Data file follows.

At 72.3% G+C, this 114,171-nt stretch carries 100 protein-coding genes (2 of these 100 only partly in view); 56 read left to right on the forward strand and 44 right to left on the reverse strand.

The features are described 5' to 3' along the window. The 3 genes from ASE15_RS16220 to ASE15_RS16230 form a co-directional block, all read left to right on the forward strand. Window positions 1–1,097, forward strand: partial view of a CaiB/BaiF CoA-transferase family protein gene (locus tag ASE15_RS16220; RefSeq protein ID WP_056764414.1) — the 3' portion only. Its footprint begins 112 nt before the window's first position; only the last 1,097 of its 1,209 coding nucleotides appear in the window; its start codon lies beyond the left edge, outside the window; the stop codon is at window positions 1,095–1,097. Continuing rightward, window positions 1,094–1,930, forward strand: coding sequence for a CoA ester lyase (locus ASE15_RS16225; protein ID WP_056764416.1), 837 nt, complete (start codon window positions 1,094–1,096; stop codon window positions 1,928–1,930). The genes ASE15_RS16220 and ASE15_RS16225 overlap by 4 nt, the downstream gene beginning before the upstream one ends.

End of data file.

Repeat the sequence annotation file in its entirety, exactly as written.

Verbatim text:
At 72.3% G+C, this 114,171-nt stretch carries 100 protein-coding genes (2 of these 100 only partly in view); 56 read left to right on the forward strand and 44 right to left on the reverse strand.

The features are described 5' to 3' along the window. The 3 genes from ASE15_RS16220 to ASE15_RS16230 form a co-directional block, all read left to right on the forward strand. Window positions 1–1,097, forward strand: partial view of a CaiB/BaiF CoA-transferase family protein gene (locus tag ASE15_RS16220; RefSeq protein ID WP_056764414.1) — the 3' portion only. Its footprint begins 112 nt before the window's first position; only the last 1,097 of its 1,209 coding nucleotides appear in the window; its start codon lies beyond the left edge, outside the window; the stop codon is at window positions 1,095–1,097. Continuing rightward, window positions 1,094–1,930, forward strand: coding sequence for a CoA ester lyase (locus ASE15_RS16225; protein ID WP_056764416.1), 837 nt, complete (start codon window positions 1,094–1,096; stop codon window positions 1,928–1,930). The genes ASE15_RS16220 and ASE15_RS16225 overlap by 4 nt, the downstream gene beginning before the upstream one ends.